Paipo: The Eco-Friendly Surf & Bodyboard
When you think of California surfing, you probably get an instant mental picture of perfect waves, sunny days, and good-natured fun. Of course, there’s also an element of love for the ocean tied up in all that — sort of like the surfing community’s way of thanking and protecting the creator of those same awesome waves.
That environmental concern is of the utmost importance for Pacifica Surfboards, a small California-based outfit that makes wooden surfboards by hand. “Our boards are 100-percent handmade on the California coast,” the company says. “We use sustainable paulownia wood, which is about as lightweight as balsa, yet it’s much stronger, more flexible, and will not absorb salt water.”
All of the boards are also finished with beeswax and plant-derived oils, further amping up their natural compostion. Pacifica explains that it doesn’t use any petrochemicals when producing them, and their workshop is even housed in a facility that relies on the sun for electricity.
The “Paipo” board is the brand’s signature design and by far the most popular one among customers. All Pacifica’s surfboards are based on traditional Hawaiian designs, and the Paipo in particular blends those traditions with a very modern feel and performance. The board’s lightweight wood makes it easy to carry from home to car-top to beach, and it also gives you more speed as you surf or bodyboard.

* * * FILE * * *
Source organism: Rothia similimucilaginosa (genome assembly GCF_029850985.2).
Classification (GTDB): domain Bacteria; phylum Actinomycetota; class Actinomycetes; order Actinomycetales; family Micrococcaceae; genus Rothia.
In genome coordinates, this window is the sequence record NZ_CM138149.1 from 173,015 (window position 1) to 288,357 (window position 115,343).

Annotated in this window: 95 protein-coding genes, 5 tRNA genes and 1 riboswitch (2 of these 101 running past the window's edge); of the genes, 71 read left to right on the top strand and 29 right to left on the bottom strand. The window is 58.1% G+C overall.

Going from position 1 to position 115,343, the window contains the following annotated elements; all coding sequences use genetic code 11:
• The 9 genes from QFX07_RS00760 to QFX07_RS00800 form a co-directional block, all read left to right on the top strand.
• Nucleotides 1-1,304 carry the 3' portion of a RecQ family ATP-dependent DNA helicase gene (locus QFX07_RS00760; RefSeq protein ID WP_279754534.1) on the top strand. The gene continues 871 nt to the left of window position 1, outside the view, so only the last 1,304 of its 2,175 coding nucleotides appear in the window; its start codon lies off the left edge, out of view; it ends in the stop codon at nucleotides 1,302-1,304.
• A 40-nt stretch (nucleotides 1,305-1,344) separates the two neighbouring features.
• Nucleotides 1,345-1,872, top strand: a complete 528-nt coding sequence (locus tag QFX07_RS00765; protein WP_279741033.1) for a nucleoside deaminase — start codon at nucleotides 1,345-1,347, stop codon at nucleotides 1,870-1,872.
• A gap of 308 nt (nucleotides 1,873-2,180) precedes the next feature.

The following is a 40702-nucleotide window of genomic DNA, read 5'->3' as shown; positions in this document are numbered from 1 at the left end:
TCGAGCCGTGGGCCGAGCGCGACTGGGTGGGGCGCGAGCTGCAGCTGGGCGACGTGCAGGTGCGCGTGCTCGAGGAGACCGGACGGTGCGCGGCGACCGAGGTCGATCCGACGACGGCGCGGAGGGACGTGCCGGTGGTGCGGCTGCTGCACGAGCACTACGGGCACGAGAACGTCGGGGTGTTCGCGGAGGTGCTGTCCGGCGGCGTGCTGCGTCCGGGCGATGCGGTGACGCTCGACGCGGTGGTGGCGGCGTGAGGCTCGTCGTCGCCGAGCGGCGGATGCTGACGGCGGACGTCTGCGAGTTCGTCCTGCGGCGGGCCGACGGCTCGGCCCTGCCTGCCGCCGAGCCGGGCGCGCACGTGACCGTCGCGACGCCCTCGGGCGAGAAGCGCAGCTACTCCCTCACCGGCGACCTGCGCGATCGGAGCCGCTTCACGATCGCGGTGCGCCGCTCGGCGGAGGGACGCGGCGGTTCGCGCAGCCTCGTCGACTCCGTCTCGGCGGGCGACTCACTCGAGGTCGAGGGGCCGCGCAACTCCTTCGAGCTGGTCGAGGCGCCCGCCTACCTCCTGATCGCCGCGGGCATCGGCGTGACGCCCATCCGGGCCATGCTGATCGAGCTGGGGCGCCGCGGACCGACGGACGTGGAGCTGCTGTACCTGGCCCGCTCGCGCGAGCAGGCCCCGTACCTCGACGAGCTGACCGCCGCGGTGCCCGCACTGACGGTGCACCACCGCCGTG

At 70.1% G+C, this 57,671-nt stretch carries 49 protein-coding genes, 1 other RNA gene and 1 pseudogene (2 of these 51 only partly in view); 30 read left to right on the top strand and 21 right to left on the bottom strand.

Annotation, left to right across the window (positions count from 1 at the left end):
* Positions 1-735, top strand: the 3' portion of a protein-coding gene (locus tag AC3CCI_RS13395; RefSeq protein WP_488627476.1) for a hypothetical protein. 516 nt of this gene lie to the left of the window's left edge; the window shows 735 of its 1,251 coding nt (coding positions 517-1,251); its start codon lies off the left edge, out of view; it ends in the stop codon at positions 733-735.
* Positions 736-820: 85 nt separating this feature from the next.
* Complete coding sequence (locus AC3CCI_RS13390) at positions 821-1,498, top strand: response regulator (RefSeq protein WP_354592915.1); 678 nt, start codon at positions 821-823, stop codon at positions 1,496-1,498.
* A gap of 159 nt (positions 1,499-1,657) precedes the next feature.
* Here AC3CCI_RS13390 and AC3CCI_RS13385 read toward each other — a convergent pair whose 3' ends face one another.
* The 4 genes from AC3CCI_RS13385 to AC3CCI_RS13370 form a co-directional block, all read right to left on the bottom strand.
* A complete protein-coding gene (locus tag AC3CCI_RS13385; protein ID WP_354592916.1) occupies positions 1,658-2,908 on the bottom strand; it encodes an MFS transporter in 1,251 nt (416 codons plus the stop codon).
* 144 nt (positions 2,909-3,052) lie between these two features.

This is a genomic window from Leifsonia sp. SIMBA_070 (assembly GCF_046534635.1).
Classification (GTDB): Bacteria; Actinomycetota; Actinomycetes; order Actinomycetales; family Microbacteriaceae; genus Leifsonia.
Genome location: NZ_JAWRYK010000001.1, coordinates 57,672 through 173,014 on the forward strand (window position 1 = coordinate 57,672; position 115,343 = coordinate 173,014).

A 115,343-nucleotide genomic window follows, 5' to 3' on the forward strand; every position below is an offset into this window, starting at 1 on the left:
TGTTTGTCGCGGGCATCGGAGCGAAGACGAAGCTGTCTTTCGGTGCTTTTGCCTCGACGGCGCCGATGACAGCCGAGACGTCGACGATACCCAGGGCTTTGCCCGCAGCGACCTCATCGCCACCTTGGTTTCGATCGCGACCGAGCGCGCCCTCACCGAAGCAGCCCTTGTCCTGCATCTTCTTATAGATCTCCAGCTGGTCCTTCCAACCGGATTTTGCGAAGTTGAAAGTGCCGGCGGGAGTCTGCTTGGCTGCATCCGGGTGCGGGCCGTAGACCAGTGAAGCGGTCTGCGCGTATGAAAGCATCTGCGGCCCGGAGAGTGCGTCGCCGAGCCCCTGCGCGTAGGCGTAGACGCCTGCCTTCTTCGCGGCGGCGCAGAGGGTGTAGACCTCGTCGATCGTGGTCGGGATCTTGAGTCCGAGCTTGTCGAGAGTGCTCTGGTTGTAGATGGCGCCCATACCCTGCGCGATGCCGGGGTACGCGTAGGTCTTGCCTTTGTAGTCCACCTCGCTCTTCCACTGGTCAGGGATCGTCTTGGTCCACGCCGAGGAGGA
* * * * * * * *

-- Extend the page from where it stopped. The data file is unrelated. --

Whether you’re a surf novice or a salt-sprayed veteran, the Paipo has been designed to work perfectly with your skill level, helping you adjust and improve your performance when faced with extreme weather and/or water conditions. There’s something truly special about standing on solid wood as you navigate the waves, powered by only yourself and the ocean and free from any engine noise. And while foam core boards are much less expensive, they don’t quite give you the same level of sturdiness or longevity.
Right from the beginning, part of Yatrakis’ mission has been to keep the ocean clean by cutting back on the amount of plastic and other garbage discarded in the water. Luckily for him, creating eco-friendly wooden surfboards happens to be a very practical way to help the cause. A Pacifica board will last a surfer for life, and even if it ever gets gouged or broken, you’ll always be able to fix it up or trim it down.
Personally, we’d be happy just to show off one of these boards as a decor piece at home, treating it more like a work of art than just a way to enjoy the waves — but hey, why not have the best of both worlds?